The Indiana attorney general may gain the authority to override a prosecutor’s decision to not pursue abortion-related cases – or cases on any other issue that they do not persecute by matter of policy.
It’s an issue that some Indiana lawmakers have sought to address for the last several years but haven’t had the support to pass.
The state’s abortion debate may provide an opening. While meeting in special session Thursday night to discuss amendments to a proposed abortion ban, Senate Republicans adopted a proposal giving jurisdiction to the state attorney general in criminal cases “if the prosecuting attorney is categorically refusing to enforce” the law.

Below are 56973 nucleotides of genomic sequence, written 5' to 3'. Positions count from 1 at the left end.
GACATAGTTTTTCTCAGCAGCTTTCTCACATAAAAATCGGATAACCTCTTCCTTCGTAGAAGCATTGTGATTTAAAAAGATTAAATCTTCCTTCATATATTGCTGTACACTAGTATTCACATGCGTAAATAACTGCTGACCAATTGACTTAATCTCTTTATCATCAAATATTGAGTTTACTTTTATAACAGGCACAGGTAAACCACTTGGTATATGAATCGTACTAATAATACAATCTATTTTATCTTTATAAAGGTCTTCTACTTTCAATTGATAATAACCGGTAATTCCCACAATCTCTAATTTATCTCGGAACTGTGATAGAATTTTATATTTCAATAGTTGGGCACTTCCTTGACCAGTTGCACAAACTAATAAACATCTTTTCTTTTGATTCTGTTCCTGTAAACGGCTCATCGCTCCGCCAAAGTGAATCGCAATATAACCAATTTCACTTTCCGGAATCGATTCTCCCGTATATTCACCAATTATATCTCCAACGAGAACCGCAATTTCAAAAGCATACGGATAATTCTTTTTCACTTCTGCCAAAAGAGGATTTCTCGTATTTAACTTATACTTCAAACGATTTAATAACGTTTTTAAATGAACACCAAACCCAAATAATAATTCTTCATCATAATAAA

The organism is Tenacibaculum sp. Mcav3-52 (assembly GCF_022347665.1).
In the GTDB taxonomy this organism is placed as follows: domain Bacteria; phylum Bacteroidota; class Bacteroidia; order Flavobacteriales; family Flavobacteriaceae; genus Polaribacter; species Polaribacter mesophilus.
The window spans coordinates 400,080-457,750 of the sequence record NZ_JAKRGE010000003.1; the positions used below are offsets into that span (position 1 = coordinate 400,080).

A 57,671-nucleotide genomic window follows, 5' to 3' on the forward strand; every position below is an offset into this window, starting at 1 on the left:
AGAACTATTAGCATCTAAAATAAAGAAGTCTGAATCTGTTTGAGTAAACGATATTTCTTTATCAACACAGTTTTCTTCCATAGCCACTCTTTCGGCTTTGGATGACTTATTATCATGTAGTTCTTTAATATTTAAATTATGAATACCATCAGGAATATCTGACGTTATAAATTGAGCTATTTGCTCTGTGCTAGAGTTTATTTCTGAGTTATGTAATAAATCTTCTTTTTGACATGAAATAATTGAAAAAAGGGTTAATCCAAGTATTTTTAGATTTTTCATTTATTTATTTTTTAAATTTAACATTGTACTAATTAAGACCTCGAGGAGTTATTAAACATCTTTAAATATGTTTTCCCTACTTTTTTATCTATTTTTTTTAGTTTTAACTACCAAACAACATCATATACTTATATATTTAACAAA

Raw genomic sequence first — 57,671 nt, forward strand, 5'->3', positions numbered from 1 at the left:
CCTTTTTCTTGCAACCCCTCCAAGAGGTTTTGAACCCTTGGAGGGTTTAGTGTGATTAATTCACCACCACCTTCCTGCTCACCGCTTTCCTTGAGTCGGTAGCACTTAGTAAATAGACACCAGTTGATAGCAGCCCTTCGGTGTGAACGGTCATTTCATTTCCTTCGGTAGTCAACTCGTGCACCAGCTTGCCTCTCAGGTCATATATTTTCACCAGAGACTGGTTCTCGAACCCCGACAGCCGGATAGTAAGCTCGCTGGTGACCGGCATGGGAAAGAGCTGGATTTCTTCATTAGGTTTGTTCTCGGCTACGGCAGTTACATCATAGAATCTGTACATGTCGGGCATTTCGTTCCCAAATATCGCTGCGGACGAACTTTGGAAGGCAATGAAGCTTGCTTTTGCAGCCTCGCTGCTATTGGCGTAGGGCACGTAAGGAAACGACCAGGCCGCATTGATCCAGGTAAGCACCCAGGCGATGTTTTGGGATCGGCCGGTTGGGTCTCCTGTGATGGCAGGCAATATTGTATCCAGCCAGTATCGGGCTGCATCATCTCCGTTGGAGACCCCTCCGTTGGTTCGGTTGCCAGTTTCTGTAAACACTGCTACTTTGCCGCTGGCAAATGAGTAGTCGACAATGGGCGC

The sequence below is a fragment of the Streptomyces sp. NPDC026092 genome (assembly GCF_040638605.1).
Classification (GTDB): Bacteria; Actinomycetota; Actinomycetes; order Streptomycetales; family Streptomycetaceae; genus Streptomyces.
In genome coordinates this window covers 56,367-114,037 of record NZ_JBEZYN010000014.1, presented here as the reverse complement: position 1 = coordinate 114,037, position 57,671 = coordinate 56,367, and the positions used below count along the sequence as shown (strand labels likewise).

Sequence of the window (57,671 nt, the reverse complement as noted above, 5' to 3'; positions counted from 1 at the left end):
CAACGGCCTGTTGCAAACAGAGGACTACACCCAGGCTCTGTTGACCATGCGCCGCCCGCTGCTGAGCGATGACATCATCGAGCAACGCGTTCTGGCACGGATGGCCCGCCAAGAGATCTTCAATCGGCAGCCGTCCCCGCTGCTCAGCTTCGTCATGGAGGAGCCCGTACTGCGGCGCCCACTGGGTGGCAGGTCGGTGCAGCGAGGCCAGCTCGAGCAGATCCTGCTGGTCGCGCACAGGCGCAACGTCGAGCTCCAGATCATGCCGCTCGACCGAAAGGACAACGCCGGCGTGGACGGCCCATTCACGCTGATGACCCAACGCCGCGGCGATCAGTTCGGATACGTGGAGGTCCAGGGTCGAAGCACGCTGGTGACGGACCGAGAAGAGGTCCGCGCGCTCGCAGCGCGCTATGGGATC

The move comes after Marion County Prosecutor Ryan Mears said last month that he would not prosecute abortion-related cases if Republicans in the state legislature seek to criminalize the procedure following the US Supreme Court’s ruling that overturns abortion rights. The Indiana General Assembly started meeting this week to do just that.
Senate Bill 1 would ban nearly all abortion in Indiana, making exceptions only in cases of rape, incest and when the life of the pregnant woman is at risk. While the original proposal would not have added criminal penalties, a Senate committee added new penalties after backlash from anti-abortion groups who thought the bill didn’t go far enough.
Under the current proposal, doctors who perform an illegal abortion could face one to six years in prison and a fine of up to